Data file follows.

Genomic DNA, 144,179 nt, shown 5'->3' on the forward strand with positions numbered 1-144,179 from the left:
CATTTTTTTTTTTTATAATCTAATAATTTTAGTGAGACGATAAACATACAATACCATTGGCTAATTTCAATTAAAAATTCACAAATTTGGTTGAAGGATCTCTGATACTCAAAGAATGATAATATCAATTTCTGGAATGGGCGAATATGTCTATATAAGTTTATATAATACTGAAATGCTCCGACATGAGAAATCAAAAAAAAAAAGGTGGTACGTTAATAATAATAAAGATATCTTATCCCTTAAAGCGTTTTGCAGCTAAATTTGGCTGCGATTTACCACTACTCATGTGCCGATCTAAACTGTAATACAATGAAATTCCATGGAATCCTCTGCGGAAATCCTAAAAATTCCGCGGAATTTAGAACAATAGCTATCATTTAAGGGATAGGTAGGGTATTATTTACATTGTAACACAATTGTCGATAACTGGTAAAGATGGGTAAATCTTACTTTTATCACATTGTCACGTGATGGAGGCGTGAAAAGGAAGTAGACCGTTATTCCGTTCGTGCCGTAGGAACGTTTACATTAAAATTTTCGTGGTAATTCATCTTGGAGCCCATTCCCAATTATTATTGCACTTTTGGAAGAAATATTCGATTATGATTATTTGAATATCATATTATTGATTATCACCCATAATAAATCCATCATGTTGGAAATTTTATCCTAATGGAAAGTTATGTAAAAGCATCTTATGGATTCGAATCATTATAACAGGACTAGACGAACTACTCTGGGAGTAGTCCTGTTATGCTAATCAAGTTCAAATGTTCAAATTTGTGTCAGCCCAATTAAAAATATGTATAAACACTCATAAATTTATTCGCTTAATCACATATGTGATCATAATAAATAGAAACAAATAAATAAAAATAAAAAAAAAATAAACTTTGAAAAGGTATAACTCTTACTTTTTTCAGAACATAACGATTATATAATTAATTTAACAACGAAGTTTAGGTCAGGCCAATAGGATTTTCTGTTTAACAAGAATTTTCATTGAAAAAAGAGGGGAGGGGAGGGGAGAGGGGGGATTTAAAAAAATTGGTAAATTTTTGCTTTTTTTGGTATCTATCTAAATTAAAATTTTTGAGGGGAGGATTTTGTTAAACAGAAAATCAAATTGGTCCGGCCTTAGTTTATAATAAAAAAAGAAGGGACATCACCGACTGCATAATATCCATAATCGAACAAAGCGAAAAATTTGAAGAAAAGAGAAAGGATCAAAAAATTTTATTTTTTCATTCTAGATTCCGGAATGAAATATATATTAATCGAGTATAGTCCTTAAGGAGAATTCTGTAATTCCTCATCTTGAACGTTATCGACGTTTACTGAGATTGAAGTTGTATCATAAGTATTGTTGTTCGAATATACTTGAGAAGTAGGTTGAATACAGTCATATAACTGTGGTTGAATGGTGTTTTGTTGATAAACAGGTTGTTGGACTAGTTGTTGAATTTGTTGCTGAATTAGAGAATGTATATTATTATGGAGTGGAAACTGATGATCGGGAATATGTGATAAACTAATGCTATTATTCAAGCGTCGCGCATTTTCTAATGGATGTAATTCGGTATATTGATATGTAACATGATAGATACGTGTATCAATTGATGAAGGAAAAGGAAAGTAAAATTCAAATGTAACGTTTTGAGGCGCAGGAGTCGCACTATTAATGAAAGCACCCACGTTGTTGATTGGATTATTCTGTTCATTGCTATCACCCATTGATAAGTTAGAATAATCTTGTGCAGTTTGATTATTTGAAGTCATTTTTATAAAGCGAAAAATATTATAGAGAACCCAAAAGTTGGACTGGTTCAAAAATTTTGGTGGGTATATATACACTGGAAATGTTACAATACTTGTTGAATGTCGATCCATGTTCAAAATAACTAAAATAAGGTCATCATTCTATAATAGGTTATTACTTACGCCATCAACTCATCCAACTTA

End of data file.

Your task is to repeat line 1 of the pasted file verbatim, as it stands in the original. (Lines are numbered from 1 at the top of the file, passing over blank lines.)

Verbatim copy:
Genomic DNA, 144,179 nt, shown 5'->3' on the forward strand with positions numbered 1-144,179 from the left: